Middle of the night musings on war by a mother awakened by her infant daughter

April 18, 2007

by Sarah

About 8 years ago, while I was living in Utah and busy “finding myself” I got a phone call from my sister informing me she had just enlisted in the United States Navy. I immediately told her she was an idiot and hung up the phone on her. In the years that have passed my feelings about the military haven’t changed much, even though my sister has recently left her military service behind her and joined the private sector. Her husband, also in the Navy, is currently serving his second tour of Iraq. He’ll be home some time next year. The most baffling thing about my brother in law being in Iraq again is that he chose to be there because he thought he had somehow missed out on something the first time around. I’m serious. He went back voluntarily! For a year! Because he thought he MISSED something! I’m not sure what he thought he missed aside from a rocket in the noggin, but he’s back in harms way again hoping to not miss out on a war we shouldn’t be in in the first place. What in the world breeds this kind of mentality? What is it that compells people to got to war in the first place? I certinly don’t understand why we are in the war we’re in now, and wish more than anything that we would get the hell out of it, and bring those soliders home. It’s just I don’t think those soilders want to come home as much as I want them to. There is something so deeply imbeded in them, some sense of pride so much stronger than logic or reason that they actually think they’re doing the right thing. It’s nothing unique. You see it all the time around the Fourth of July – patriotic pride taken to dizzying heights.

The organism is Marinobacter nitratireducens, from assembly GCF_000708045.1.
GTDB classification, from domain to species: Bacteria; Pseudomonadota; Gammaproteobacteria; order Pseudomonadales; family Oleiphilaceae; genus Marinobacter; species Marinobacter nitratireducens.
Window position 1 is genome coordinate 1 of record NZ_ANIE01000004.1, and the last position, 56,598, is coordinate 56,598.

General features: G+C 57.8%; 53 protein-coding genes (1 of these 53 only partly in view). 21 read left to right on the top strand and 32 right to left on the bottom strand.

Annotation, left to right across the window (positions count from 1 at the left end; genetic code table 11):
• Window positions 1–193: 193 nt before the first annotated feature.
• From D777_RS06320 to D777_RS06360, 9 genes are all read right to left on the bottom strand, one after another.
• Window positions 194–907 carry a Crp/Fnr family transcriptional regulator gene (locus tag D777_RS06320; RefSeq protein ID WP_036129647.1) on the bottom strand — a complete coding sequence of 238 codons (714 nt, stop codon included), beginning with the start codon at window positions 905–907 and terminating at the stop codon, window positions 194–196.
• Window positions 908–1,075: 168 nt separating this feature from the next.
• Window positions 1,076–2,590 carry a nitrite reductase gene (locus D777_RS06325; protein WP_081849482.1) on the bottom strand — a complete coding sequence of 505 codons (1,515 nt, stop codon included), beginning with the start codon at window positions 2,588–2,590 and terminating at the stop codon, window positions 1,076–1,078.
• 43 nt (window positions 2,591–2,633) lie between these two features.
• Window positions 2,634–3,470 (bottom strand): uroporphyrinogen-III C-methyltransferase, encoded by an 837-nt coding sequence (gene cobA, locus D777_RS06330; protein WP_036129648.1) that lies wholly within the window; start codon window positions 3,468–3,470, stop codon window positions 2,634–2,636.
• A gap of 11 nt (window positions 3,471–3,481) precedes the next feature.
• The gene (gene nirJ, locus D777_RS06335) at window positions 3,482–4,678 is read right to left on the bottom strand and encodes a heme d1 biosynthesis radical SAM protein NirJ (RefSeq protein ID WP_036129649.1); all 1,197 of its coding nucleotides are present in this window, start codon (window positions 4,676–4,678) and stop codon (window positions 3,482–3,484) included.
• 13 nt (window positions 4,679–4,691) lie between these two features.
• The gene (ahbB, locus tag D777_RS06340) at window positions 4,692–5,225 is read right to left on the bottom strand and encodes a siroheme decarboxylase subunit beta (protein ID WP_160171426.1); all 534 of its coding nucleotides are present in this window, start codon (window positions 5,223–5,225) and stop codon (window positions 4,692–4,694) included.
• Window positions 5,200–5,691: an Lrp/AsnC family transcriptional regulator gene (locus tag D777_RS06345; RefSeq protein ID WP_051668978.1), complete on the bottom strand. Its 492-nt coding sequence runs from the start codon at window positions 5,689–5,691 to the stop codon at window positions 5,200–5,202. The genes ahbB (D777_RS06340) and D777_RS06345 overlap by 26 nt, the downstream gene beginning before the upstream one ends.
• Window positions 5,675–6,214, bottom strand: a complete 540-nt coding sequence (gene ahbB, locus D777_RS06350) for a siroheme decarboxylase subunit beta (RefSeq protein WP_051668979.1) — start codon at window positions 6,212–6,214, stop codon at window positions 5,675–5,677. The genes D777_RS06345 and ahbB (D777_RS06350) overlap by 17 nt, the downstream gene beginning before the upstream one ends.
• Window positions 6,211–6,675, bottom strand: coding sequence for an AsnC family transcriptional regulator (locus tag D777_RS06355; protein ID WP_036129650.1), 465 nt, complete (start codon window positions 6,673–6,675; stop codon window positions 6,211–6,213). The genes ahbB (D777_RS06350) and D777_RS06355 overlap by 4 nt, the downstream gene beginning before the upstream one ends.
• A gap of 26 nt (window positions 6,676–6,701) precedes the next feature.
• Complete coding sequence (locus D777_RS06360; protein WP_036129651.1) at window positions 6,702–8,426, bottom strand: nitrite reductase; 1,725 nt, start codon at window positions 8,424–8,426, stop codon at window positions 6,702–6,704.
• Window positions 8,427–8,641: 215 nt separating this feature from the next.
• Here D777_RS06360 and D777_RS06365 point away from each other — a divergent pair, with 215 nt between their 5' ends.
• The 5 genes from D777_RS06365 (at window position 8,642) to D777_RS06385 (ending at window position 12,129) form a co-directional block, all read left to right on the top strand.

That Patriotic Pride is alive and well in the LDS church. Mormons have interesting politics, this is for sure. Never have I met a more Republican group of people. And as a practicing Mormon, and a practicing Democrat, let’s just say I’m not always real popular at ward picnics. Fast and Testimony meeting always falls on the Independence Day weekend in July and it never fails that some one will stand at the pulpit and bear their testimony of the military, or their service in the military and how it was better than serving a mission, etc. I’m no fan of testimony meetings on the whole, but it’s these meetings when people spout platitudes about a government that in the past few years hasn’t done us much good and support a war that we had no business starting in the first place that drive me craziest. My libral blood boils when a string of lemmings stand at the pulpit and bear their testimony not of Christ, but of the government and their political affiliations. It’s quite possibly the least Christ-like thing I’ve ever seen.

Recently my husband and I have been reading the Book of Mormon in no particular order. We just pick a book and read it through. We recently went from reading Moroni to Helaman, and oh my gosh! What a juxtaposition! It is so interesting to go from reading someone write at the end of a long bloody war that has left him the only survivor, to reading what the start of that war sounded like from the pen of another. It make me wonder what the blogs of our children will sound like in comparison to ours. How will they feel with what we have left them? How alone will they be when this all finally comes to an end? What legacy has this war left for the next generation?

I suppose that’s just one more thing to keep me awake tonight.


One comment

  1. I wish that were the least Christ-like thing I’ve ever seen.

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